Glacier National Park
Glaciers are common in the Canadian Rockies and Alaska, but in the Lower 48 states of the USA they are found only in the north west and at high elevations. Glacier National Park was set up in 1910 to preserve some of the best glacial scenery in the Lower 48 states. In 1895 Canada had set up Waterton Lakes National Park in Alberta and in 1932 the US and Canadian governments agreed to link these adjoining parks as the world’s first International Peace Park. By then Canada had its own Glacier National Park, so the Peace Park is known as Waterton-Glacier. We visited only the US part of the park as our schedule and closure of part of the road through the park ensured that we did not have time to visit the section in Canada.
McDonald Valley from Going-to-the-Sun Road
The Going-to-the-Sun Road runs across the park from the west entrance to St Mary on the eastern side. It passes the two largest lakes in the park, Lake McDonald and St Mary Lake. We were not in luck with Lake McDonald, as the cloud visible here in the valley hung over the lake. However, as we climbed up the road beyond the hairpin bend known as ‘the Loop’, we were rewarded with a magnificent view of the cloud filled McDonald Valley with the high peaks of Mount Oberlin, Reynolds Mountain and Clements Mountain looming over it.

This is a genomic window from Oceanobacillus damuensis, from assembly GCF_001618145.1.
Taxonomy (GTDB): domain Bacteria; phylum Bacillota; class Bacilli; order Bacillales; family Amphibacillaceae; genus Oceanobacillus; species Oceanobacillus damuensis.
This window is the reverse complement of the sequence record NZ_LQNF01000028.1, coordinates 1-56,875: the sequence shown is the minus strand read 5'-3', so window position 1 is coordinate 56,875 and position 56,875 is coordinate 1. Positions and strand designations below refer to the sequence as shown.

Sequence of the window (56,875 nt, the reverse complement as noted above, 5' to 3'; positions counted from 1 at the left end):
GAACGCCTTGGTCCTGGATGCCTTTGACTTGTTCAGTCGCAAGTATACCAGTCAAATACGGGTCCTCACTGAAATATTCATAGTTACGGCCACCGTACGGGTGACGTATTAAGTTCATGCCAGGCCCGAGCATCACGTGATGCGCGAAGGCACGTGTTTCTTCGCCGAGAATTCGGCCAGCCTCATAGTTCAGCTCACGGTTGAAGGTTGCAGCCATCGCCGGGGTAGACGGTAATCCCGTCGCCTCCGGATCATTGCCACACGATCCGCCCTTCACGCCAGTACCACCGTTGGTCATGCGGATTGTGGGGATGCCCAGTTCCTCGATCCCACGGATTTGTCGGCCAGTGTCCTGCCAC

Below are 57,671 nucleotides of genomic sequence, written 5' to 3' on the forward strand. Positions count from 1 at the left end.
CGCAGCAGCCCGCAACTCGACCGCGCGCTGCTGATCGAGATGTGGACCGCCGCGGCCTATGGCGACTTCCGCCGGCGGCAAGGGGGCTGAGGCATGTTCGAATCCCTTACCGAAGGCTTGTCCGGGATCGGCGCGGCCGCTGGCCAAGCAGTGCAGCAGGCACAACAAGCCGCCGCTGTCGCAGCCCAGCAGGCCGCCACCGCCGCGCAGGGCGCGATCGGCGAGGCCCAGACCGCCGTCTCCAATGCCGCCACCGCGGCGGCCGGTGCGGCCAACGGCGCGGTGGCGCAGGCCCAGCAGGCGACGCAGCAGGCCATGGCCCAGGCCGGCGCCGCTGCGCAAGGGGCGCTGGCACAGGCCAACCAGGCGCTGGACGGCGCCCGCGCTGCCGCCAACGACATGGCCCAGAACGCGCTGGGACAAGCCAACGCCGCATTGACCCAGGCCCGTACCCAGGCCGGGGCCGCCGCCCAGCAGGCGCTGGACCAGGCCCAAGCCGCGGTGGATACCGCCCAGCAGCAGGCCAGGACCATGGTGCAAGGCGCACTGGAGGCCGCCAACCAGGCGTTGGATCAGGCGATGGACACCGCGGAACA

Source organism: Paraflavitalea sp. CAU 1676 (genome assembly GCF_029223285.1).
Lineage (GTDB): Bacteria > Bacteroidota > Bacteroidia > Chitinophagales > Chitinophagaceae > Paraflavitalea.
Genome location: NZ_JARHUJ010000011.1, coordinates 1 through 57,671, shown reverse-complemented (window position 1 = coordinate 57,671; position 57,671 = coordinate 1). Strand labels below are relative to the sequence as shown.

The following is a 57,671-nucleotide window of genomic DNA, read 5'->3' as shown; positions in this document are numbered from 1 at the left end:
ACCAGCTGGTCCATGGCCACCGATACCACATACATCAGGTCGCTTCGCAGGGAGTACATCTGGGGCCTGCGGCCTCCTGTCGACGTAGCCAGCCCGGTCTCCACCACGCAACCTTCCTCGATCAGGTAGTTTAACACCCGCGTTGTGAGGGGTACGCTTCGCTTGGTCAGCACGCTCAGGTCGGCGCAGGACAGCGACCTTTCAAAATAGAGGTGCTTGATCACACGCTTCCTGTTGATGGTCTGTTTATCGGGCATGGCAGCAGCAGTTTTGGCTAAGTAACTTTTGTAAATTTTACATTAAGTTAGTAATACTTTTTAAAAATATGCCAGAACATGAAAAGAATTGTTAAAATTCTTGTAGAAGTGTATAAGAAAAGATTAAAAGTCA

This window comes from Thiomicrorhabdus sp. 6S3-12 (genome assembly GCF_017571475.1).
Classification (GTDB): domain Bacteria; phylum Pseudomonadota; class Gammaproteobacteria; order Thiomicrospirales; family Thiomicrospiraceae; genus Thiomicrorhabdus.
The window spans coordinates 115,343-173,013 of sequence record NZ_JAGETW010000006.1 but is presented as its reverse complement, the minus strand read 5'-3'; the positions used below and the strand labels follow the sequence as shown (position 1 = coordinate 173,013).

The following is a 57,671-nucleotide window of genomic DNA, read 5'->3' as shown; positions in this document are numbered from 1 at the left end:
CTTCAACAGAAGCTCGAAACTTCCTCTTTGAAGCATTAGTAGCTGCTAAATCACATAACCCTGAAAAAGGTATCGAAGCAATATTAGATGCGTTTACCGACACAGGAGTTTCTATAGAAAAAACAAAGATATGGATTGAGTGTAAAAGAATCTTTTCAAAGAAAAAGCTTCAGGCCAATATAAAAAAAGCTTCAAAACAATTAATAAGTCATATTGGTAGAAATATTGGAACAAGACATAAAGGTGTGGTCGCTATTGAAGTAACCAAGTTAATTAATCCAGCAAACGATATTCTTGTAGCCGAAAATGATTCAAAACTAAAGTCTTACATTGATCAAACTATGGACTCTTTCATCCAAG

Jackson Glacier from overlook
In common with the majority of glaciers world wide, the those in the National Park are retreating. Until the 1930s, Jackson Glacier was part of the Blackfoot Glacier which covered a total area in 1850 of 7.6 square kilometres (just under 3 square miles). The glaciers have shrunk so much that the two glaciers now have a combined area of less than 3 square kilometres.
Logan Pass Visitor Center
At an elevation of 2,025 metres (6,646 feet), Logan Pass is the highest point on the Going-to-the-Sun Road. It was also the point at which we had to turn back as the section of road east of the pass was closed for reconstruction. Determined not to miss the scenery, we embarked on a two hour drive back down the Going-to-the-Sun Road and round the outside of the park to get to St Mary Lake.
View up St Mary Lake from near Rising Sun
On the eastern side of the park is the most famous view in Glacier National Park. Giant, rugged mountains cascade down to the shore of St Mary Lake, their scale making Wild Goose Island appear no more than a small speck in middle of the lake.
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Lower Two Medicine Lake from Route 49
The road around the outside of the park stays close to the park boundary. This picture shows the western end of Lower Two Medicine Lake, which is within the park boundaries. The eastern end of the lake is within the Blackfeet Indian Reservation and the whole Two Medicine area is sacred ground for the Blackfeet Indians. There are three Two Medicine lakes and much mountain scenery, but our 4 hour return drive around the outside of the park left us with no time to explore.
Heavens Peak & Going-to-the-Sun Road
Looking in the opposite direction from the picture above, the snow capped Heavens Peak stands guard over the valley. Here Going-to-the-Sun becomes a corniche road with a steep drop on one side, as visible in this picture next to our rental car. There are plenty of great views, but it is not the best road for vertigo sufferers!
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